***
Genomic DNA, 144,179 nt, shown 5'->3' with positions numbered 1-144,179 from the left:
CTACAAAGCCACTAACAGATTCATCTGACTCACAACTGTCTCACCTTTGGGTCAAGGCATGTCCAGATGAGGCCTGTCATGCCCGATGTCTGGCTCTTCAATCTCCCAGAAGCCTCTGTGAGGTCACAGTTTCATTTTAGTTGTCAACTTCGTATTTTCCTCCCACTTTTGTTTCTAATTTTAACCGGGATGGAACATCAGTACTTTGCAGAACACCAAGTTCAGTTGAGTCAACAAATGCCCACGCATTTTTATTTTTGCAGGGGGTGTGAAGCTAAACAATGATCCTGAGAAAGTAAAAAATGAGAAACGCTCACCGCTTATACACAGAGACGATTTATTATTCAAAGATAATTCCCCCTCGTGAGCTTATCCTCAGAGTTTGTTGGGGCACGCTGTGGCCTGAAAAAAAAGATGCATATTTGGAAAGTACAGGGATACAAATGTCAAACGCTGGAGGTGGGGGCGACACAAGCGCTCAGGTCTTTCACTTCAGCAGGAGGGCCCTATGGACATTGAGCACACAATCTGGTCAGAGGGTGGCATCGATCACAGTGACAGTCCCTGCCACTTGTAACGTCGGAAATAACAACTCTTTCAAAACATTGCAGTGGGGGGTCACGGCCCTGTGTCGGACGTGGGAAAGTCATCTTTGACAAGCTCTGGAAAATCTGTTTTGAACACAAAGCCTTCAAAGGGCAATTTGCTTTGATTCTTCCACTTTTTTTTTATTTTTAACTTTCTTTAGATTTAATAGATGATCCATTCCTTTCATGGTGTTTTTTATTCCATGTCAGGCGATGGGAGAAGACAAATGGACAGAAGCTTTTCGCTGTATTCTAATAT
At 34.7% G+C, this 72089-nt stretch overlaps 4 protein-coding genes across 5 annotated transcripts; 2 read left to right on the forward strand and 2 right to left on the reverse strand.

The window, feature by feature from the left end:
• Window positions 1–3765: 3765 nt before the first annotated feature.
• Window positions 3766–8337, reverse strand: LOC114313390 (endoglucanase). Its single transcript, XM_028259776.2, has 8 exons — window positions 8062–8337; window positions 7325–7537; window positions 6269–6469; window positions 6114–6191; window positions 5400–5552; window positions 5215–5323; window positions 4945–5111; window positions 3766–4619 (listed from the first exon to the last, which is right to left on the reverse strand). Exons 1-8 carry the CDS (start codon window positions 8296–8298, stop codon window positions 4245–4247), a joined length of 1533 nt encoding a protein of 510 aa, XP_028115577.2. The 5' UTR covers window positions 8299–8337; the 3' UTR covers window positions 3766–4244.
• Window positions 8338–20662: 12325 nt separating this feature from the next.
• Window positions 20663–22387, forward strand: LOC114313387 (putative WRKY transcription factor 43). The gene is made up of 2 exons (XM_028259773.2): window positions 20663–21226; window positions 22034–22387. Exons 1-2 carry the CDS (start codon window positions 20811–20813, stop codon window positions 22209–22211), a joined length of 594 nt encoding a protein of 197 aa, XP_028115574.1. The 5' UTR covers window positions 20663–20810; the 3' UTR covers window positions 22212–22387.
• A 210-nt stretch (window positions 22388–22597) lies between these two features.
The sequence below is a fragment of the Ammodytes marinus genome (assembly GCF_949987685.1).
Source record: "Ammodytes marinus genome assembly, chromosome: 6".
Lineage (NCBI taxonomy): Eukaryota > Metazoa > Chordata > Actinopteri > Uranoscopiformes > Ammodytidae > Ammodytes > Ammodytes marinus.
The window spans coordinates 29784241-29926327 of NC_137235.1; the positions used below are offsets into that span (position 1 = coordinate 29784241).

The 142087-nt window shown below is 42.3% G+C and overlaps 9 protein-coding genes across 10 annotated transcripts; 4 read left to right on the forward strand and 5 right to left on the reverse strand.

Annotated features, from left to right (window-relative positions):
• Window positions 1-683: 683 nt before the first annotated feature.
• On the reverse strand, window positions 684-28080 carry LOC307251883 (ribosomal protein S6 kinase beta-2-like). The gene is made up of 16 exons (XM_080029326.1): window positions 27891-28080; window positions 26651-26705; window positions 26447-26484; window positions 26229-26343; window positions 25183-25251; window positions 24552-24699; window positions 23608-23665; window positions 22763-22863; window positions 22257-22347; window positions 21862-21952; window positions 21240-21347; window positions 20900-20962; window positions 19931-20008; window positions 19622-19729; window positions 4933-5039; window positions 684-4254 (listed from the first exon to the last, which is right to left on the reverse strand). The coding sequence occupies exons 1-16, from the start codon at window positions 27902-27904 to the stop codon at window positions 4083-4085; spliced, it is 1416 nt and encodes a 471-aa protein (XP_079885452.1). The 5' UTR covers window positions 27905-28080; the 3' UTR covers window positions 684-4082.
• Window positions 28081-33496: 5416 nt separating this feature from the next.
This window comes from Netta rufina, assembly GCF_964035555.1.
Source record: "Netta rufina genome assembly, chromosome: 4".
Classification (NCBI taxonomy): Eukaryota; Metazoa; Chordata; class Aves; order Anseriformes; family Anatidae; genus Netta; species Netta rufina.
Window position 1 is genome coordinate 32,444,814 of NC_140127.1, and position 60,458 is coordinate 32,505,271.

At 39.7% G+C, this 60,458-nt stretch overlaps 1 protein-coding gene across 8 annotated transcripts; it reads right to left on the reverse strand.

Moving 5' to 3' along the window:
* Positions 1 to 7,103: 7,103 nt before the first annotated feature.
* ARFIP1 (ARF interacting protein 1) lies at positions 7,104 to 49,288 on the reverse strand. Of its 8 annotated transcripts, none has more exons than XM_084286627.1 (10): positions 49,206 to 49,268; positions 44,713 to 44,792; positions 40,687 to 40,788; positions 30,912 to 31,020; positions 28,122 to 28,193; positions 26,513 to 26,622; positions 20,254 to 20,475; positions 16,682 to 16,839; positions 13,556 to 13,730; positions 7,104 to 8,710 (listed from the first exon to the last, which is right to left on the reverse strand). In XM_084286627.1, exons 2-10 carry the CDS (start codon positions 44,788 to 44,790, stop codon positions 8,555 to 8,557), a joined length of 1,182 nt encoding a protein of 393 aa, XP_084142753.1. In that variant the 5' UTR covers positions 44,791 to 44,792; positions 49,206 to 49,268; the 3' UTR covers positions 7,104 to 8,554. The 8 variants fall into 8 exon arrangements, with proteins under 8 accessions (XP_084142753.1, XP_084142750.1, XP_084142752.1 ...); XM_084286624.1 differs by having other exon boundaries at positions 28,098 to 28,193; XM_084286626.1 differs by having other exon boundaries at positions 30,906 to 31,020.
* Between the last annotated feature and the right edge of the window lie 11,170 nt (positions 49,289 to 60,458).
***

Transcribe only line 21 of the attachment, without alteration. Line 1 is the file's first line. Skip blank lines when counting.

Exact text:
Classification (NCBI taxonomy): Eukaryota; Metazoa; Chordata; class Aves; order Anseriformes; family Anatidae; genus Netta; species Netta rufina.